• jhs
      Posted October 9, 2019 at 2:40 pm | Permalink

      Indeed.

      A friend’s son was sexually assaulted at sleepover. She noticed her son had changed and could not figure out what had happened. Six months later, things had not gotten better, so she decided to send him to a therapist who pried the secret out of the boy. She confronted the perpetrator. Her son neither forgot nor lie, he wanted to bury the secret.

  12. rickflick
    Posted October 9, 2019 at 12:53 pm | Permalink

    I wonder, after more time has elapsed, if Sandusky will be released based on questions about the fairness of his trial. Can it be appealed based on new information, such as recanting victims or understanding that recovered memory therapy has been challenged?

    • Posted October 12, 2019 at 3:18 pm | Permalink

      He won’t get a new trial from Pennsylvania judges, because they are all elected, and can’t risk being seen as supporting a convicted pedophile.

  13. Saul Sorrell-Till
    Posted October 9, 2019 at 1:00 pm | Permalink

    It’s interesting, and I definitely think that the whole ‘recovered memories’ thing is incredibly dodgy.

    At the same time, the author says “all” of the witnesses are untrustworthy and repeatedly imputes to them motives he has no way of knowing are genuine.

    The way people report sexual assaults is complicated. The way people deal with them is complicated. More than that, the way children deal with adults doing bad things to them is incredibly, absurdly complicated. For example, I do not find this:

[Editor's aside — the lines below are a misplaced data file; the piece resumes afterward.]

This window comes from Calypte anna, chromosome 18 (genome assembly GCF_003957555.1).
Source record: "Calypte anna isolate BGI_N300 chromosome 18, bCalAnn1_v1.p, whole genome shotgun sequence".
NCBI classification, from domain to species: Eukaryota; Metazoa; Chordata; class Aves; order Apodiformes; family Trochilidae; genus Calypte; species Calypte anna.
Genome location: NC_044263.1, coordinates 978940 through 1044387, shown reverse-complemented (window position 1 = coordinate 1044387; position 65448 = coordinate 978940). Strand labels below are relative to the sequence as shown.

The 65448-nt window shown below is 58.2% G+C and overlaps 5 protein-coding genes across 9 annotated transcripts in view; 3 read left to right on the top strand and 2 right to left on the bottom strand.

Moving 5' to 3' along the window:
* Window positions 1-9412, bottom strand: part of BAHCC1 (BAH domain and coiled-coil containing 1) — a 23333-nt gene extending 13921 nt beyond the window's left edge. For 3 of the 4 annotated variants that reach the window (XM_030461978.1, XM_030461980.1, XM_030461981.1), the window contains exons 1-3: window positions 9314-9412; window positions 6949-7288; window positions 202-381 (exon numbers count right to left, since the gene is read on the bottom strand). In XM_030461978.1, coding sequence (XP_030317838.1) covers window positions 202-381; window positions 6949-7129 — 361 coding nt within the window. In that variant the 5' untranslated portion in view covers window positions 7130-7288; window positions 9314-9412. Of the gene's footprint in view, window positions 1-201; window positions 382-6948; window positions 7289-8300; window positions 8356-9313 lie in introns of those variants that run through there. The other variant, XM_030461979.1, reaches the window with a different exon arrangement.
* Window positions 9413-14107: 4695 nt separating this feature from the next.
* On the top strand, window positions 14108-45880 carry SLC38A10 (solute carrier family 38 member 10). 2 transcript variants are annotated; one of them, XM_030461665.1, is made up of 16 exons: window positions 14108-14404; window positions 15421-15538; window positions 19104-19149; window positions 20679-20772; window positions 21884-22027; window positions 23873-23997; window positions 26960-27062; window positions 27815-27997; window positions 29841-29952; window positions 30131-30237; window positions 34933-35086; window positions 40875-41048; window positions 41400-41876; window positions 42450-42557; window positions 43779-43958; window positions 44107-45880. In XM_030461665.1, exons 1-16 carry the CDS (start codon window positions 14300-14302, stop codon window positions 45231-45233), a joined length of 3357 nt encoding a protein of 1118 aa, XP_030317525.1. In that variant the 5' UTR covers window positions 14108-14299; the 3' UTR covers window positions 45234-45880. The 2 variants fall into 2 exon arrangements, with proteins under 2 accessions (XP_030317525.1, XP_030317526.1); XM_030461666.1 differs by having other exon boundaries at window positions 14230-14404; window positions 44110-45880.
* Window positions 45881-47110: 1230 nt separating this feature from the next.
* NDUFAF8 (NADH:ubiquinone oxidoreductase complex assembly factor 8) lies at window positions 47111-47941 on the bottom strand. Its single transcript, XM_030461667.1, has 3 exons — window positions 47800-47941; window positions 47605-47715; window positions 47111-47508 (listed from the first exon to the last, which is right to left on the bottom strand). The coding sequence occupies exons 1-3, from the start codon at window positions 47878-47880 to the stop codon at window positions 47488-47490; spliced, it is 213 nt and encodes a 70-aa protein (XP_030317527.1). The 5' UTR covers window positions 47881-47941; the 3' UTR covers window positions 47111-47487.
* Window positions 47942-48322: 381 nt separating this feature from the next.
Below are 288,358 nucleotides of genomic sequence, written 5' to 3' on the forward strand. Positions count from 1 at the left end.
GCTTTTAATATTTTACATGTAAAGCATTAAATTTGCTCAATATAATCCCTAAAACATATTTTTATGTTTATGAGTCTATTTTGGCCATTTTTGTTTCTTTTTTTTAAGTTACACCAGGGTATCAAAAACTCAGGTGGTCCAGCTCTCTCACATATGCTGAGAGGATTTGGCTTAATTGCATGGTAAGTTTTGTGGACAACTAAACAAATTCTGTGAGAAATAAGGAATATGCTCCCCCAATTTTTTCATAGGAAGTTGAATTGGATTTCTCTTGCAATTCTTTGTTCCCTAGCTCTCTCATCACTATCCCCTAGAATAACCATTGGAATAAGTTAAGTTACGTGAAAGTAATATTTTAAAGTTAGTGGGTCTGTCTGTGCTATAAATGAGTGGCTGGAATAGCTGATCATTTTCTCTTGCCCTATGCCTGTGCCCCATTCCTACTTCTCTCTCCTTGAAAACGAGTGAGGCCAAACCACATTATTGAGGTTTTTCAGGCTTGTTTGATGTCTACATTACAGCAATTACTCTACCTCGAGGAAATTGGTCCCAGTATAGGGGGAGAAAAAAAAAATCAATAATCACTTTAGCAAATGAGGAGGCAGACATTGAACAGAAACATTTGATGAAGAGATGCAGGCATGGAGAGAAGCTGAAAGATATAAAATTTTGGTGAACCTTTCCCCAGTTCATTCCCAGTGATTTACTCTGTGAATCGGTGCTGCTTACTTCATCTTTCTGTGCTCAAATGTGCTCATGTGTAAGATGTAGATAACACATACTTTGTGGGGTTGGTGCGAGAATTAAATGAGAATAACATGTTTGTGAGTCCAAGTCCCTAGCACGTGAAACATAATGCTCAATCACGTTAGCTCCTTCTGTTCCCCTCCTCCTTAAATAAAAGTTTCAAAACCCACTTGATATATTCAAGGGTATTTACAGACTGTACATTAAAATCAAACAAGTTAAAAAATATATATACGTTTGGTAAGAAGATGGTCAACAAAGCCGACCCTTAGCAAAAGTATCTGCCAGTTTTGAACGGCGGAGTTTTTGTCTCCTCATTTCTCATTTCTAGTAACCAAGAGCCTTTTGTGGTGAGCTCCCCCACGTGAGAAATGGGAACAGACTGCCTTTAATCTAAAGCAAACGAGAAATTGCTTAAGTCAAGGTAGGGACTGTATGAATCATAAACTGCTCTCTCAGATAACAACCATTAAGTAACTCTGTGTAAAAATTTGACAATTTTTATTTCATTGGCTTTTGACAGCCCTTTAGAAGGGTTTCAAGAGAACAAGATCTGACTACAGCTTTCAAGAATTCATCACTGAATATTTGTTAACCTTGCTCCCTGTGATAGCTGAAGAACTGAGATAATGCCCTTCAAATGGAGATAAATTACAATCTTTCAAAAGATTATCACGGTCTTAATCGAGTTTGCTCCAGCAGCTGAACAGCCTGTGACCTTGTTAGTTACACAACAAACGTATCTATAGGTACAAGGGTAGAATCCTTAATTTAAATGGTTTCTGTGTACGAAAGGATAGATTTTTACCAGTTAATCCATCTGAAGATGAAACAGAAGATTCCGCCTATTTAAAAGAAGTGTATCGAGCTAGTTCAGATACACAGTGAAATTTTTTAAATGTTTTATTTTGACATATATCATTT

“none of the eight boys who eventually said they were molested by Sandusky ever told anyone about his misconduct before they spoke to police, and many continued to associate with him in the interim.”

    …to be anywhere near as damning as the author believes it to be.
    A big chunk of _adult_ victims of rape never mention it, and continue to associate with their rapists, for a variety of complicated psychological reasons. And children are even more likely not to mention it, to keep quiet, and not question the authority of the adult who abused them. That kind of behaviour among young victims is not rare.

    Other sentences and phrases seem to me to be unnecessarily confident about the guilt of the children and the innocence of Sandusky, eg.:

    “the question is what induced beneficiaries of Sandusky’s kindness to betray him so cruelly”

    …and calling a child who changed their mind a “turncoat”.

    I don’t know enough, and I’m open to the possibility that this was a miscarriage, but I’m wary of anyone who talks about a case like this with such confidence and uses language like ‘turncoat’ to describe a child who changes their mind about a sexual assault accusation.

    • Saul Sorrell-Till
      Posted October 9, 2019 at 3:11 pm | Permalink